After my fiasco with the 24-hour urine collection this week, I didn't know whether they would get any decent test results. However, I checked the Patient Gateway web site today and found results posted for both my blood and urine electrophoresis. Fortunately, they both came back negative with no monoclonal protein detected. That's great! I made it through another month. I don't overly stress about this, but there is always this slight anxiety every month wondering if my time has run out. Thankfully, it hasn't.
Today I had my annual dermatology exam. Being a fair-haired Irishman who has gotten many a sunburn, I have had my share of skin cancer issues over the years. For the most part, they have been relatively minor basal cell carcinomas. I did have one squamous cell carcinoma many years ago, but the scariest one was the Stage 0 in situ melanoma that I had a few years back. Fortunately, in situ melanomas have not yet penetrated the dermal layer, so they are unable to metastasize. It was removed and I have been OK since. Given my history, these annual checkups are important.
Aside from my own history and proclivity for contacting various forms of skin cancer, my MM treatment adds another element of concern. As part of my stem cell transplant, I received a heavy dose of Melphalan to kill the stem cells in my bone marrow. Melphalan has been known to increase the risk of secondary cancers. On top of that, I have been taking Revlimid for a year and a half now. There has been a recent flap over the finding that Revlimid increases the risk of secondary cancers. After a lot of study, most oncologists (including Dr. Richardson) have concluded that the additional risk is slight (2-3%), and the benefits to MM patients of taking Rev far outweigh the additional secondary cancer risk. However, I was not too pleased to learn that melanoma is one of the more prevalent secondary cancers linked to long-term Revlimid use.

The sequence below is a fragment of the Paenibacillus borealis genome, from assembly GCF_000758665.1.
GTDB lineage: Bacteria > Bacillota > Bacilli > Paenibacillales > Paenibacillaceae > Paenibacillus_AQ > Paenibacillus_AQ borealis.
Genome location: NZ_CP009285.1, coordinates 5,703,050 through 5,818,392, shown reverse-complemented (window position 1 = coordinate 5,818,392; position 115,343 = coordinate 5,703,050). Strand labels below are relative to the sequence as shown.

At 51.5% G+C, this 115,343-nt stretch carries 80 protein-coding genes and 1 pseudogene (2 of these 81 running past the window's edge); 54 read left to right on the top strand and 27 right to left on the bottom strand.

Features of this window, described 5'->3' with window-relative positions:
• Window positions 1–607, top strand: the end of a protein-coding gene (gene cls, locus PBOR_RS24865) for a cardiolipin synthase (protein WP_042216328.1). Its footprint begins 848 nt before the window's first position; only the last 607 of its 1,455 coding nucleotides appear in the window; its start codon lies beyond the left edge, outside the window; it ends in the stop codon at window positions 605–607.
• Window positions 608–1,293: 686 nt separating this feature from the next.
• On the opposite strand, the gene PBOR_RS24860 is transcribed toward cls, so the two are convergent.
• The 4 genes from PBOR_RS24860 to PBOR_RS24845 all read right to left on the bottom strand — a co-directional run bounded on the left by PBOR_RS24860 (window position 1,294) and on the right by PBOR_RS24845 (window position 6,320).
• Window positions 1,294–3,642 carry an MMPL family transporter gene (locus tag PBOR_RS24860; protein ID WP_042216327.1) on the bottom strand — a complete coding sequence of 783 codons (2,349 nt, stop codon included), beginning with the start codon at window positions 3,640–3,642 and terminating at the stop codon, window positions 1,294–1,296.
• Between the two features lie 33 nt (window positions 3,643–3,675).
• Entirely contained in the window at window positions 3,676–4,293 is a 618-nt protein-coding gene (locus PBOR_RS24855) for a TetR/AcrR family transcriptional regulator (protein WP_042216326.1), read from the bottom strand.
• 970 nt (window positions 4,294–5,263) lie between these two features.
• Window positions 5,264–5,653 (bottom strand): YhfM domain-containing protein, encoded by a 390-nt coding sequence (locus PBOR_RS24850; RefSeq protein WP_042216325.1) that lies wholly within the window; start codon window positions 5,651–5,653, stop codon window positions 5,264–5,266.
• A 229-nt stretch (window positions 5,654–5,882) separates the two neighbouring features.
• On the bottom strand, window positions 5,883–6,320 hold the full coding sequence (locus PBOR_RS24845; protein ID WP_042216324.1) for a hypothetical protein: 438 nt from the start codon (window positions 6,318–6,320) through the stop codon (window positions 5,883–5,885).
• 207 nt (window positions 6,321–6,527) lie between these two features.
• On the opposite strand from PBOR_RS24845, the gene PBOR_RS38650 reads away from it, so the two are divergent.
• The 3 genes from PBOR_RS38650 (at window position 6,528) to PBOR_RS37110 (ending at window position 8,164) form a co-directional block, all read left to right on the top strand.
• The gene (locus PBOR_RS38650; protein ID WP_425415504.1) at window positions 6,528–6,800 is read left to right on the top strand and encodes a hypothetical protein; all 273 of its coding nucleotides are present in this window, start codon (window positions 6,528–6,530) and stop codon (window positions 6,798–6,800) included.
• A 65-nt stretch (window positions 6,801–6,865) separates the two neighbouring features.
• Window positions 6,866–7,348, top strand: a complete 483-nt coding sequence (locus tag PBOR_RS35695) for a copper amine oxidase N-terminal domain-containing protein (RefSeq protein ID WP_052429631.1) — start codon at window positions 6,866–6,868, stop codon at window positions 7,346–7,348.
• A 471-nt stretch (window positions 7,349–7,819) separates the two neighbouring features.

Today's visit with Dr. Reohr went pretty well. I have a few non-malignant keratoses on my face, which she froze by spraying them with liquid nitrogen (called cryosurgery). It seems oxymoronic, but that cold stuff really burns! She did find one questionable spot on my left arm. She wasn't too concerned about it, but she took a biopsy just to make sure. I'll get the biopsy results in a couple of weeks. Assuming that it's OK, I don't go back for another year.
I am pleased to report that I am still going to the gym 3-4 times a week. It's been over a month and I haven't dropped out yet. Now that I have publicly announced this on my blog, I feel like I'm under a lot of pressure to keep going. It would be embarrassing to have to admit to the world that I quit going and that I am a complete worthless failure.
I am looking forward to my annual golf outing to Ocean Isle Beach, NC next month. I am hoping that by then my weight training may have built up a little muscle mass that might help my drives off the tee. It has been disconcerting over the years to see my shots getting shorter and shorter. Losing all that weight since my MM diagnosis also hasn't helped in that regard. If things were to keep deteriorating, the day might come when I won't be able to hit a drive beyond the ladies' tee. For you golfers out there, you know what embarrassment that would entail.
I have just finished a wonderful novel written by one of my fellow Writing Seminar attendees at Dana Farber. The novel is "Flowers of the Sea", by Eric Schoonover. The plot is about uncovering an old mystery involving a presumed love child from World War I, and much of the action takes place at sea. I found it quite engrossing. The opportunity I have been given to get to know people such as Eric is one of the Silver Linings surrounding the cloud of my Multiple Myeloma.